MS: Regardless of the subject matter, I paint everything with the same direct approach. I tone the ground and then apply opaque paint of varying thickness depending on necessity. Usually the lights are thicker, in order to get the density of color and solidity of plane, but I also do a lot of scraping, when a brushstroke is not right, to get back to the canvas texture. As a result, those scraped areas are thinly painted. I use a full range of paint thickness, just as I use a full range of light to dark.
As far as my painting is concerned, there are no nameable objects in the world. For me, there is no real difference between sea or sky, stones or flowers - there are colors and shapes. Painting from perception means painting what colors and shapes enter the eye, not painting what the brain has already figured out. So with an exception such as outdoor conditions - sunny landscape shapes change unbearably fast, so a smaller format, faster approach and greater simplification are required - all subjects are a matter of visual perception. I try to find a way of describing the visible, and to find an equivalent in paint. Shapes of color are the basic unit of seeing. They have only to be arranged and balanced, like a house of cards, in the best order that reveals and recreates the moment of perception. Of course this takes a lifetime of mastery!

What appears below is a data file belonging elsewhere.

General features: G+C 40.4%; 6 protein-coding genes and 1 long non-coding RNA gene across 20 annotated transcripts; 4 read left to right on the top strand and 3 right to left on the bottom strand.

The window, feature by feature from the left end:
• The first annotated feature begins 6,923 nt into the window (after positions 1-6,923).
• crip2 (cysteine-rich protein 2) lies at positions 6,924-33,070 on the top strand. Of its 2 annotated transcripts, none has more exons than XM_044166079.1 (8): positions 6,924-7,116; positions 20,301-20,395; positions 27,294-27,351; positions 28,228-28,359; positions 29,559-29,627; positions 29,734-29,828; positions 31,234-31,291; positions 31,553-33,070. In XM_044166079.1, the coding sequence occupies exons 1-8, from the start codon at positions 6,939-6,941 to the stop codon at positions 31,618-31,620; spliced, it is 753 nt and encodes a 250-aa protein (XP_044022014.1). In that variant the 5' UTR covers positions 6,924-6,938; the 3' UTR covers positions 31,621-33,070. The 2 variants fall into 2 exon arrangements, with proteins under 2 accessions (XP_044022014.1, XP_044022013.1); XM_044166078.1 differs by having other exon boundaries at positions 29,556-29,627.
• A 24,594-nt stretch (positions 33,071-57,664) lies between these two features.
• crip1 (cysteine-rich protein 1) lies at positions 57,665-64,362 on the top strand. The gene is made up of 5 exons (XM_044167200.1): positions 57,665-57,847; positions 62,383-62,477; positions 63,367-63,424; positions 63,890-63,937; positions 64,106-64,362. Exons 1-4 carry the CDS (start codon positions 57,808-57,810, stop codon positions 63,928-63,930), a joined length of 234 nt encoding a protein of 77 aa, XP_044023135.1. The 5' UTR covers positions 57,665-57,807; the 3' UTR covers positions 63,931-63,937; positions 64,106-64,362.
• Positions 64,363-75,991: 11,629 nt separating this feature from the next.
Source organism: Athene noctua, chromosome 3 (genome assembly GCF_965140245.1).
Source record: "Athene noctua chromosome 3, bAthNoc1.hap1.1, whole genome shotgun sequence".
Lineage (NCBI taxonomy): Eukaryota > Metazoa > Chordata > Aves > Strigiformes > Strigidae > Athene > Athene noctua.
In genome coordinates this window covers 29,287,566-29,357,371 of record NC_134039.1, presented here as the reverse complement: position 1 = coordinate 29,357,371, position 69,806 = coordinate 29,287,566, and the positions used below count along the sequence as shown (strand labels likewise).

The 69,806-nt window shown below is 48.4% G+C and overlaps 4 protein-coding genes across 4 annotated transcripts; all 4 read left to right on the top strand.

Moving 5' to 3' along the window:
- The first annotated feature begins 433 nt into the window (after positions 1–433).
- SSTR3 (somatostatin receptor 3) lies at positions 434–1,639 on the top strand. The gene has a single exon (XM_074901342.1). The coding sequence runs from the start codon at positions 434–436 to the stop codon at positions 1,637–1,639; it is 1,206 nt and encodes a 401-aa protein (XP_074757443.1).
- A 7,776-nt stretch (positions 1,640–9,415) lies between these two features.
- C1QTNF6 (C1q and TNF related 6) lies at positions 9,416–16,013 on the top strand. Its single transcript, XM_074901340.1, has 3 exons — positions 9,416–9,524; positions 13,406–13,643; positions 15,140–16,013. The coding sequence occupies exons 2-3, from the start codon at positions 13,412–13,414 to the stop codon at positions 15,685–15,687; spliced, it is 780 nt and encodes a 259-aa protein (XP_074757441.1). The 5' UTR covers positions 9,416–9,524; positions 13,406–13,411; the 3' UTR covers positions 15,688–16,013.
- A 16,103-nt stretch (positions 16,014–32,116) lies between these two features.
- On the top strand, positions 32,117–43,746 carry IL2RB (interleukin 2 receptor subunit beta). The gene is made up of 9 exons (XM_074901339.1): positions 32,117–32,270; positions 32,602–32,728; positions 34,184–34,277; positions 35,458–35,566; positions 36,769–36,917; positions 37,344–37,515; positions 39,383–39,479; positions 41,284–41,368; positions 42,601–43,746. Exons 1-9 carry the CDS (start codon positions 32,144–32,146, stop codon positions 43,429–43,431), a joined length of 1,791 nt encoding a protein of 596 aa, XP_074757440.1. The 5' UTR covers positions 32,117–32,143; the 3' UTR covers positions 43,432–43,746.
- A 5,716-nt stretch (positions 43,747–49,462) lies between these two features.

AM: At what point in your process do you allow artistic license and your design choices to trump nature/what's in front of you - or do you aim to strike a balance between the two?
MS: I paint exactly what I see. But I don't see objects, I see colors and shapes. My great pleasure is to look at the world and find a beautiful, interesting, meaningful, surprising structure. If I find it, I can paint it. Since I paint my true perceptions, there is no point in lying or changing things. Of course I don't paint every single tiny detail of what I see; that would be a meaningless accumulation of endless bits. I extract and reduce from what I see to arrive at the purest essence of the thing. Sometimes, such as when setting up a still life, I put a lot of time and fussing into getting all the parts to fit together in a coherent but seemingly natural way. I do this before I start painting, actually in order to find the painting.